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5 Tips on Breaking into the Australian Investment Network

Thursday, October 11, 2018

Starting a new business is tough work. There are a million things to do, and different hurdles pop up every day. But once your startup is up and running, it might be time for the next step. Approaching investors for the first time can be daunting, and many new business owners put it off out of fear of being ill prepared.

Finding investment capital for your business is highly competitive, and it pays to have your ducks in a row before approaching venture capitalists. Making the necessary preparations ahead of investor appointments will help startups gain access to the Australian investment network.

1. Leverage Your Existing Network

When the search for seed funding begins, the first place to start should be your existing network of peers. People who are already familiar with you and your work are usually more likely to lend a helping hand. Examine your list of contacts and think on who might have access to prospective investors.

The Internet also makes it easier to find investors. Investors looking for the next big thing comprise Australia’s growing venture capital market. Perusing digital marketplaces could lead you to the capital you need to drive your startup to the next level. These websites are a great place to extend the reach of your network.

2. Be Professional

Venture capitalists are busy, and if you score a meeting with an investor interested in your startup, then preparation should be on the forefront of your mind. Professionalism is key in convincing someone to fund your enterprise.

If investors are impressed by your professionalism, then it will be easy for them to imagine how others will also want to do business with you. Dressing well, eye contact, amicability, and authenticity are all powerful tools in funding meetings. Try to connect with investors on common ground, and pay attention to their feedback and concerns.

3. Come Prepared

Before you step foot in that meeting room, make sure that every aspect of your startup’s financials are in order. When you pitch to investors for funding, the argument for why your company needs outside capital to become more profitable should be clear and strong.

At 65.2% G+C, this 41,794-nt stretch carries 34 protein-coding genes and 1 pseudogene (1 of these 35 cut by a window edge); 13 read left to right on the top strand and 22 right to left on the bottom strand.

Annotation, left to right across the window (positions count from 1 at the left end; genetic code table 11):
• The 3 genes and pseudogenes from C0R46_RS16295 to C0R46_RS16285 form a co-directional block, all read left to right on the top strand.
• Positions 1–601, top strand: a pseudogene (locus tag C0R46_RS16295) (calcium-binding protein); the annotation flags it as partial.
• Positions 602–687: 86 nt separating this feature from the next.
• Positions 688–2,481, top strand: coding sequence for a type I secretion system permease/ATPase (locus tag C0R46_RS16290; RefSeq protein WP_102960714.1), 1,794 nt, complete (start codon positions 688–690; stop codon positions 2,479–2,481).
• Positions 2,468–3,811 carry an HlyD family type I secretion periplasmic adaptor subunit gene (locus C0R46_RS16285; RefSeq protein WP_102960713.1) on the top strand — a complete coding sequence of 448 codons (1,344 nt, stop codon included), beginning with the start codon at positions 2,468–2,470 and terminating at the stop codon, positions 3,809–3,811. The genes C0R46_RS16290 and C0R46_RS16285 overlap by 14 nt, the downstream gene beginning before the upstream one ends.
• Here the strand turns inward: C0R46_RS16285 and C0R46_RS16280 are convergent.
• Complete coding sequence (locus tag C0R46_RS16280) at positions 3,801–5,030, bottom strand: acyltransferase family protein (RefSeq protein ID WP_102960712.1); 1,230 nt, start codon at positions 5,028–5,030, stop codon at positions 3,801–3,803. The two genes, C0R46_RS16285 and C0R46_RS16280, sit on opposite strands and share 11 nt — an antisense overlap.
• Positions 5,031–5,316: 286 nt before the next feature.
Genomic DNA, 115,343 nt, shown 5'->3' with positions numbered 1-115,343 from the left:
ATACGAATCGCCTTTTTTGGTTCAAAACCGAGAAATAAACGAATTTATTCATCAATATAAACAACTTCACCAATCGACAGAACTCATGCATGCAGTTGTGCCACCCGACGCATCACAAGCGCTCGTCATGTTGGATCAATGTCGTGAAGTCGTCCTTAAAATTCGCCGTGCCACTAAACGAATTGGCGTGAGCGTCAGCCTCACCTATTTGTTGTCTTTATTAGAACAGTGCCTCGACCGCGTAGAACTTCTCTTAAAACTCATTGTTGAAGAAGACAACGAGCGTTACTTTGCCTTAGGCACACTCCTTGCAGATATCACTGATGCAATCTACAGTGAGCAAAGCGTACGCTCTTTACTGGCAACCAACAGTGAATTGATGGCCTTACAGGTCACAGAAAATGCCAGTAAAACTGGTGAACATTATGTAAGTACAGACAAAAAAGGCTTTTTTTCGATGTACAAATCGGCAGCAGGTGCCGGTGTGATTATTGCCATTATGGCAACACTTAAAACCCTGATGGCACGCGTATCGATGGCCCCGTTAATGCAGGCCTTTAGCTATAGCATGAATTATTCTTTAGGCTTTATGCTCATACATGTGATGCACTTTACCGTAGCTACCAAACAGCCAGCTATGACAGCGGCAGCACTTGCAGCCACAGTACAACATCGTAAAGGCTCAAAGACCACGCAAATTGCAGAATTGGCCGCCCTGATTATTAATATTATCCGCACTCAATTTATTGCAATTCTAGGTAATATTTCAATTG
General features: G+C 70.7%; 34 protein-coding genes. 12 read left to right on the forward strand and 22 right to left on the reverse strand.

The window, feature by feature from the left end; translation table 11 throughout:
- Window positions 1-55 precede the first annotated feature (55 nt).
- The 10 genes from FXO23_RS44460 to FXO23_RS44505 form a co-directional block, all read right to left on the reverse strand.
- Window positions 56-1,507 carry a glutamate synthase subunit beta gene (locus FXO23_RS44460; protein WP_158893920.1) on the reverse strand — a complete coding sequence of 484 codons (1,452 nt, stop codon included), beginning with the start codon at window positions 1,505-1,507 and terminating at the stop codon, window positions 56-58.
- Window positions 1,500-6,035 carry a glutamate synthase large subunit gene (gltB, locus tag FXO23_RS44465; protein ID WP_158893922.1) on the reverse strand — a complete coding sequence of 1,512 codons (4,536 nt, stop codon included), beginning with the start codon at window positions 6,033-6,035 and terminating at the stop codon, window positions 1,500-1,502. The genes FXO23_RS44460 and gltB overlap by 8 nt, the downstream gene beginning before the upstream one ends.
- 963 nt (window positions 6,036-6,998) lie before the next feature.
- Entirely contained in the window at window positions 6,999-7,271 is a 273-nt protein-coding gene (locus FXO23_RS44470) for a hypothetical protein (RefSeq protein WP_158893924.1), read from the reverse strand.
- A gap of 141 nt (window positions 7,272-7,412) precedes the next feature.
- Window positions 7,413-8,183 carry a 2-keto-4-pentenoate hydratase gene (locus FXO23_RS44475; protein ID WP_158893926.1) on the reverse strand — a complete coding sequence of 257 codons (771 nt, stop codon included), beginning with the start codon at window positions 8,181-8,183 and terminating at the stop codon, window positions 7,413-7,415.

Your startup’s value as a business should be reflected in financial documents. By supporting your claims with hard numbers, investors will see that you’re serious and the business plan works. Make sure to have all the information that investors need to easily access your business to see if it’s the right fit for investment.

4. Develop Personal Relationships

It’s important to consider the people behind the startup capital you’re looking to acquire. Getting to know the investor you want to do business with will pay off in the long run. Matching their financial goals with your own takes getting to know them and their preferences.

Sometimes informal gatherings work best, and meeting up for dinner and drinks can get your further than the traditional office setting. Everyone is different and paying close attention to investor’s likes and dislikes can help to establish a rapport.

5. Look into Multiple Sources of Capital

As the saying goes, don’t keep all of your eggs in one basket. Funding sources often dry up, and smart startup founders will seek capital from a variety of places. A healthy diversity can ameliorate risk and give your startup a more robust path towards sustained profitability.

Australia’s investment network features venture capitalists whose preferences on risk and industry run the gamut. Finding the right network to support your startup takes time and effort. Careful research will pay off, and learning the playing field’s ins and outs will help your startup achieve a diverse mix of seed capital.

Do some legwork and read up on the investors in your area - your next big break could be closer than you think.

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